Farm Debt Mediation

If you are a farmer, from 1 July 2020, farm debt mediation may provide options for dealing with creditors.
Farm Debt Mediation

Dan recently called to talk about some issues he was having on farm. It’s been a tough season, and the bills are mounting up. Every day there are calls from creditors wanting to be paid, and the Bank Manager is coming out next week for a “chat”. Dan suspects the Bank is going to stop his overdraft. 

He’s not sure how the bills due on the 20th are going to be paid.  His line of credit at Farm Source has been stopped, and there is talk of the local grazier enforcing a security interest over Dan’s cows.

Dan’s situation is not unusual, but from 1 July 2020 the new Farm Debt Mediation Scheme will provide options for farmers in a similar position to Dan.

What is farm Debt Mediation?

The Farm Debt Mediation Act 2019 is designed to level the playing field between farmers and their creditors and provide support to farmers and other primary producers during times of financial stress. The Scheme applies to anyone in a primary production business including agriculture, horticulture, aquiculture and apiculture activities. 

Under the Scheme, once a debt is overdue, a secured creditor can not take enforcement action against a farming client without first engaging in a mediation process. Farmers can also request mediation with creditors at any time.

How does the Mediation Process work?

The Scheme is administered by MPI. Mediation is carried out by professionally trained and approved people, in a neutral environment. Once mediation is requested, the parties have twenty working days to advise if they will participate in mediation, and then a further sixty days to complete mediation (or longer if they both agree). 

What are the costs?

The costs of Farm Debt Mediation are estimated at $6,000.  Under the Act the farmer can only be required to pay a maximum of $2000 towards the costs of the Mediator, with the Creditor responsible for paying balance of the mediation costs over and above the $2000 farmer contribution.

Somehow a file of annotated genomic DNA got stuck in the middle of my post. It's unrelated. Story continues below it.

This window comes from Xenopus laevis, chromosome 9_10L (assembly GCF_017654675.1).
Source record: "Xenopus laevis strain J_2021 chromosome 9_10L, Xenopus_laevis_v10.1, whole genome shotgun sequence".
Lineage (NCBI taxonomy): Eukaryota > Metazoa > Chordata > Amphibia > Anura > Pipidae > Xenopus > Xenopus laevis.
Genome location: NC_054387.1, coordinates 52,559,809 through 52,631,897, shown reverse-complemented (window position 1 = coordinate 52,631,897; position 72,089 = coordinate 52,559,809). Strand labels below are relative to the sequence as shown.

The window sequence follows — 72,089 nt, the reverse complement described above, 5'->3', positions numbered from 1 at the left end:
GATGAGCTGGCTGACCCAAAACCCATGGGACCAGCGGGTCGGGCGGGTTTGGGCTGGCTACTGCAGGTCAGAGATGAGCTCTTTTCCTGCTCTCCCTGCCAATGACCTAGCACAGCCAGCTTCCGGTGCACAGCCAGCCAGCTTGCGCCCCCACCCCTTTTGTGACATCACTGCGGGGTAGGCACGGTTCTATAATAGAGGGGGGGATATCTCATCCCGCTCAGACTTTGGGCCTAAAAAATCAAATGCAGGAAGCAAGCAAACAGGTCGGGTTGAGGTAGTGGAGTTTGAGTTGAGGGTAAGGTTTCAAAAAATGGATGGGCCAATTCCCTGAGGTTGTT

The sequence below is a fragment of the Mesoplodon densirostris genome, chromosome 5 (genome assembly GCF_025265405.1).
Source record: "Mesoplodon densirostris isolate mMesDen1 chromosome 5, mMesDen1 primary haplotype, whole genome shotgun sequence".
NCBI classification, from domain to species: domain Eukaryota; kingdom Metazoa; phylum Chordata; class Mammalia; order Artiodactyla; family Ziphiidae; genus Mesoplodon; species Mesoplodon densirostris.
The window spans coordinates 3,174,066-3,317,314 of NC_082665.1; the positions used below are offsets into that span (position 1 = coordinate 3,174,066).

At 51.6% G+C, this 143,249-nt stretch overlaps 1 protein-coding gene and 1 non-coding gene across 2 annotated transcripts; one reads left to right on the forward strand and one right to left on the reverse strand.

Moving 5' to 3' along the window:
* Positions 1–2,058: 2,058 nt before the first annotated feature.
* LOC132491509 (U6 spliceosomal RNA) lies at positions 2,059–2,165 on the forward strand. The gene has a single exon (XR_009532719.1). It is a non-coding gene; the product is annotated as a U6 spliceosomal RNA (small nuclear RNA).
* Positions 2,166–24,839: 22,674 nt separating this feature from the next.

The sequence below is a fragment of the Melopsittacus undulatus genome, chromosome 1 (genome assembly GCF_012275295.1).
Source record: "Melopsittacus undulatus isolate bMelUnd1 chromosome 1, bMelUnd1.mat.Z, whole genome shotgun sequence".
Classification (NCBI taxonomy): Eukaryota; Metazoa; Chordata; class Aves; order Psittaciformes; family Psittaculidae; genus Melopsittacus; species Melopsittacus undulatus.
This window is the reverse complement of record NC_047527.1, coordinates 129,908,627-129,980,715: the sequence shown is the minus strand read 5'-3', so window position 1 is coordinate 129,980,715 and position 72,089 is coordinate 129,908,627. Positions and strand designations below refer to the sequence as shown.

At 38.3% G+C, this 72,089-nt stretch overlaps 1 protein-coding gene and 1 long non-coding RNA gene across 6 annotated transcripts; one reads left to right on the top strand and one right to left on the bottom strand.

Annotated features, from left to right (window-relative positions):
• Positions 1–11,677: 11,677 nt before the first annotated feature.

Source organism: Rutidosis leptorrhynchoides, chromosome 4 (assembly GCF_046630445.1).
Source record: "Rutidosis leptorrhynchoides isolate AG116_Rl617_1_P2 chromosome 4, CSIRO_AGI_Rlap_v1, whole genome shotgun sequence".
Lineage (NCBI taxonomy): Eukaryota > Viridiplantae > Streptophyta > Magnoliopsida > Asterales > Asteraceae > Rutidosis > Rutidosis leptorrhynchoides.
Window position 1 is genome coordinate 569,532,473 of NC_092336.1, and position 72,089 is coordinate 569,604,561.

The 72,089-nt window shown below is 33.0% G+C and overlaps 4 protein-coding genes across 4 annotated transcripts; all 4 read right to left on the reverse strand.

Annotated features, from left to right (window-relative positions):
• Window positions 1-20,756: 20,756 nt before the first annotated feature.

What if someone refuses to go to mediation?

Both the creditor and farmer must participate in the process in good faith. Under the Act a creditor must have a “good reason” to decline to participate in mediation. If a farmer refuses to participate in mediation, the creditor can apply for an Enforcement Certificate. If a creditor refuses to participate, the farmer can apply for a Prohibition Certificate. If an Enforcement Certificate is in place, the creditor can take action to recover the debt without the need for further mediation. If a Prohibition Certificate is in place, the Creditor is prevented from taking further steps to recover the debt for a six month period (or such other period as contained in the Certificate).

Next steps: 

If you are a farmer, from 1 July 2020, farm debt mediation may provide options for dealing with creditors. You should make sure you are familiar with the process, and the timeframes involved.

If you are a secured creditor that provides goods or services to farmers, you  should ensure you properly understand how the scheme operates. Some creditor organisations may need to update terms of trade to cover off the Farm Debt Mediation Scheme requirements.

For further information on the Farm Debt Mediation Scheme, contact Sue Garmonsway at sue@gallie.co.nz

By
Sue Garmonsway
Director

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